7 Ways the Digital Risk Revolution Changes Risk and Compliance

Lockpath’s Tony Rock and Digital Shadows’ Chief Technology Officer James Chappell recently conducted a webinar titled “7 Ways the Digital Risk Revolution Changes Risk and Compliance”. You can watch it here.

Digital Shadows is a leader in digital risk management and threat intelligence. In this webinar, Chappell and Rock discussed the digital risk trends and real-world enterprise challenges that create serious impacts from a governance, risk and compliance (GRC) perspective. Increased exposure points, assets to protect, sophisticated attacks and regulations all set the stage for a digital risk revolution.

The world is investing in digital technologies to access more innovative business models, making them more profitable, efficient and effective. We’re in the digital-by-default era. This new digital domain, however, features new types of risks that didn’t exist before like cyber threats. Historically, enterprises build castle walls around their valuable “crown jewels”, be that customer PII (personally identifiable information), intellectual property or critical business operations. The castle moat doesn’t provide the protection that it once did. Organizational supply chains are more complex, diverse, and global, meaning we’re hyper-connected with more data that resides outside our company walls with limited visibility and less control. These gaps pose consequences to revenue, brand reputation and customer loyalty. You need fresh approaches to risk and compliance to understand and adapt to digital era threats.

A few highlights from our webinar include:

  1. Recognize Risks Beyond the Perimeter: The de-perimeterization of business due to mobile, cloud computing and an extended supply chain multiplies risks outside of your organization. Digital risks include cyber threats, data exposure, brand exposure, third-party risk, VIP exposure, physical threats and infrastructure exposure. The greater attack surface poses challenges for organizations facing a shortage of security staff and skills in IT and security. It requires holistic approaches that consider people, processes and technology to increase visibility, efficiency and compliance effectiveness.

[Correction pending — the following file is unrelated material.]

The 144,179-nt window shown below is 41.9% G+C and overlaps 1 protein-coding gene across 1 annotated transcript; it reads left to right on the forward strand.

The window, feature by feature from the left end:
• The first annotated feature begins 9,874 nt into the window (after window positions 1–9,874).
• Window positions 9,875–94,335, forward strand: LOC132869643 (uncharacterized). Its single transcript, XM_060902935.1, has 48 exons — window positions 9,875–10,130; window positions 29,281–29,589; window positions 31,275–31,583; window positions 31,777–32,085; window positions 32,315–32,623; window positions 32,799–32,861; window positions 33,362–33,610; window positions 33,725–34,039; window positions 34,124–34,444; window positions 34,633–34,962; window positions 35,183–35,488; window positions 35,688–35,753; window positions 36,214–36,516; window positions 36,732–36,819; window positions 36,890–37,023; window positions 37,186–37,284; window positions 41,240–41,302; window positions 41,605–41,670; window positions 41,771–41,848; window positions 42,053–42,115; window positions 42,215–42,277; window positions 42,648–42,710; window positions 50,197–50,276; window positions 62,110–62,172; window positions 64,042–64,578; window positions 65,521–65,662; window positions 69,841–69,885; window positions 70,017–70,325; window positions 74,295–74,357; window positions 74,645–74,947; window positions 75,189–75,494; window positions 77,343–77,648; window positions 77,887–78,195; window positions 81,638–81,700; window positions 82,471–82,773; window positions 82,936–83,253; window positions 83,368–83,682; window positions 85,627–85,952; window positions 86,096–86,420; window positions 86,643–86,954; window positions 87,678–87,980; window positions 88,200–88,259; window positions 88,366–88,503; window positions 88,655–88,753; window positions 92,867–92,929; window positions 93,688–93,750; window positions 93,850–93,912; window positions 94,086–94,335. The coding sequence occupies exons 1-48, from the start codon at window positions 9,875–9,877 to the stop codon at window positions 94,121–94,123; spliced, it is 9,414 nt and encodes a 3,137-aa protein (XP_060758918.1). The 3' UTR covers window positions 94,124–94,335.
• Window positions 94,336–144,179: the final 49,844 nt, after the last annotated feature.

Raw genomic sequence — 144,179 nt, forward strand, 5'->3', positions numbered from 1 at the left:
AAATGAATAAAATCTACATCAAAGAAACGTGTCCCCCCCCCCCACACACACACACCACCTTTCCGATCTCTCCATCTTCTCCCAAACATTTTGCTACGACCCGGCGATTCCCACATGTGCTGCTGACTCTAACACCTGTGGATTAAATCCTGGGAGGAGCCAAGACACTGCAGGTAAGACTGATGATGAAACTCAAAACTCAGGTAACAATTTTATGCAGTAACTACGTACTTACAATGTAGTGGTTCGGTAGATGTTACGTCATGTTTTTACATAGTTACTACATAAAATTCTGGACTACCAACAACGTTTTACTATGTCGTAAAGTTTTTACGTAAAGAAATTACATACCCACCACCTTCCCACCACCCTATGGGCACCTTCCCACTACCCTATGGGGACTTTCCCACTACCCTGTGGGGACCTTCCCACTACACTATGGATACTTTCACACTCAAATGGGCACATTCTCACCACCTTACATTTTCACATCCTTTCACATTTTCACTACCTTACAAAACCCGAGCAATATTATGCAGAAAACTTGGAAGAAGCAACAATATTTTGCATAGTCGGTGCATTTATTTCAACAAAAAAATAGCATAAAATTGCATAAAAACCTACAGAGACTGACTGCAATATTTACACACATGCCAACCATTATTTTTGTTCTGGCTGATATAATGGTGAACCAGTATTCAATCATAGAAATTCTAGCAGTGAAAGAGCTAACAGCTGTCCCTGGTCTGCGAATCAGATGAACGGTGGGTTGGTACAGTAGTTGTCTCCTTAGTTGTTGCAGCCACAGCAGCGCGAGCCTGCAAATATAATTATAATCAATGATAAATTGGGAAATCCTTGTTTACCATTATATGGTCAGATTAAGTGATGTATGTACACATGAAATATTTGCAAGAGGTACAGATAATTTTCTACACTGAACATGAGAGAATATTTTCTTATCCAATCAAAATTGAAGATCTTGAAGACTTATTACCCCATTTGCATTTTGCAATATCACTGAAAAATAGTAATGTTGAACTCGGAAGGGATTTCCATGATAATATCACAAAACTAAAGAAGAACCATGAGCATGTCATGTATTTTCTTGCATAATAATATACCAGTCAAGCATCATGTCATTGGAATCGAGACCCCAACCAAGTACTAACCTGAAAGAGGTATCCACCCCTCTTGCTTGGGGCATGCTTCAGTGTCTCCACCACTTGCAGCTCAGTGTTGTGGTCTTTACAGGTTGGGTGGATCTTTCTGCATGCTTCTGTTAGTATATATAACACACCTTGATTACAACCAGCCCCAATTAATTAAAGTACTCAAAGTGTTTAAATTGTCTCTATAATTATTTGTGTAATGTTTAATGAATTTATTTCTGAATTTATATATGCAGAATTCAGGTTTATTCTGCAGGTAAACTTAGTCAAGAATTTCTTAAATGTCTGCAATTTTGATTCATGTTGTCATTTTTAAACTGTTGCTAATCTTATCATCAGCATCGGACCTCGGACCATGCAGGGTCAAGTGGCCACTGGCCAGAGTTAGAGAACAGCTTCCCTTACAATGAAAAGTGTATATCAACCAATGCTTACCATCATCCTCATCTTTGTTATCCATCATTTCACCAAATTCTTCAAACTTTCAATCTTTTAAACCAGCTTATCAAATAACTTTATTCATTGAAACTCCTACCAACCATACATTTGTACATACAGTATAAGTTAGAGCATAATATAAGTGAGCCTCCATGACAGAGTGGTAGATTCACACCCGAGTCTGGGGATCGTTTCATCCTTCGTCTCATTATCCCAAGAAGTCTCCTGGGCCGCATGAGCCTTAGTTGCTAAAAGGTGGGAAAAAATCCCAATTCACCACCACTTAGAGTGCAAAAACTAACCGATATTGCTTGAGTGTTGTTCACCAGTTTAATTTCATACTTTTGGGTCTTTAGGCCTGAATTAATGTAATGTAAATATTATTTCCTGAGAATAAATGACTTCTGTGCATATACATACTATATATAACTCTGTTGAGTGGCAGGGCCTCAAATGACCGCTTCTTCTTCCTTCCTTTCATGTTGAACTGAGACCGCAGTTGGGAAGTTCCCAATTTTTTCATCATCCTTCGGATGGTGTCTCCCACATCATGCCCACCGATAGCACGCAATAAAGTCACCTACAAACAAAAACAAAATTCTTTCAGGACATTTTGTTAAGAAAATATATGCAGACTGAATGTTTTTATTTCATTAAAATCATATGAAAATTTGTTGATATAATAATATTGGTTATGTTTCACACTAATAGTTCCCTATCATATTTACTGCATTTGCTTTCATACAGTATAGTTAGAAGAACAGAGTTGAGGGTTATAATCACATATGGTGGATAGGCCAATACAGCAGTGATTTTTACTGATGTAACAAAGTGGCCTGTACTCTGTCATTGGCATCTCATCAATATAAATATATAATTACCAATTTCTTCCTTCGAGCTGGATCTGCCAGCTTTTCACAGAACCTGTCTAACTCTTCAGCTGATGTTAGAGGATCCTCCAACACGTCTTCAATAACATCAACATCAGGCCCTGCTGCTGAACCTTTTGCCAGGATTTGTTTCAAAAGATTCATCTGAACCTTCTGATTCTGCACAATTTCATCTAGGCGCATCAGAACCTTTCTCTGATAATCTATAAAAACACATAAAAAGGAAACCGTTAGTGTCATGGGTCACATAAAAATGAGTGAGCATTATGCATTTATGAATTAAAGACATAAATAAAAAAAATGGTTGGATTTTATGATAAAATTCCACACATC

2. Adopt Integrated Risk Management: Evolving digital processes has transformed many organizations. The signs are breakthroughs in business opportunity and competitiveness. But organizations still operate in silos and often lack communication and coordination between departments. Digital activities accelerate enterprise risk and create compliance gaps, to say nothing of wasted staff resources and time. All businesses are becoming digital enterprises with their “digital footprints” extending online into social media, the cloud and even the dark web. Integrated Risk Management (IRM) overcomes these organizational silos and takes a more holistic approach as Gartner’s John A. Wheeler states in his blog on “Seven Ways to Engage the Board on IRM”. The benefits of Integrated Risk Management include improved risk management and decreased time spent on governance and compliance.
  3. Learn from Real-World Digital Risk Examples: Executives often ask how the exposures and breaches they read about in the media take place. The webinar presents several scenarios how digital risks have negatively impacted organizations. The last World Cup match illustrates how Digital Shadows used digital monitoring to detect threats leading up to the global event. They monitored for digital footprints, the information that is projected, shared and created online. They detect attackers by their digital footprints and analyze their actions for insight and context. Monitoring aids risk management and leads to early detection of incidents.
  4. Elevate the Importance of Digital Risk: Enhanced visibility and focus help organizations allocate limited resources and better align security to organizational goals. Tony shared that an organization’s risk culture and security maturity can influence their likelihood to incorporate digital risk indicators into their operational processes. While adopting new technologies can pose digital risk management (DRM) challenges, security and information professionals can become more agile and adapt to the technology landscape and evolving cyber threat preparedness. As Sam Curry noted in the Harvard Business Review article on boards taking responsibility for cybersecurity:

“Ideally, boards should eliminate obstacles that prevent organizations from developing a culture of proactive security. Without strong support from executive management and the board, companies are unlikely to develop strong cybersecurity practices. Directors should make sure that OpEx and CapEx are aligned with risk reduction priorities and projects; security is not done for security’s sake. It’s done for the business.”

Organizations have historically been unaware of their digital risks. Now they’re realizing that they can no longer ignore digital risks. Real-world evidence and case studies where financial and reputational damage resulted in serious outcomes for organizations are eye-openers.

Integrated Risk Management as a board of directors-level initiative helps establish cross-entity communication and resource investment. This welcomed executive involvement ensures a more strategic approach to risk management and security for all industry sectors, not just the highly regulated ones.

You can watch the webinar “7 Ways the Digital Risk Revolution Changes Risk and Compliance” to learn more about emerging threats and best practices to keep your business and reputation intact, reduce compliance complexity and mitigate digital risk going forward. Cyber security professionals must be responsive to the demands of agile digital-first businesses that lead our thriving economy.

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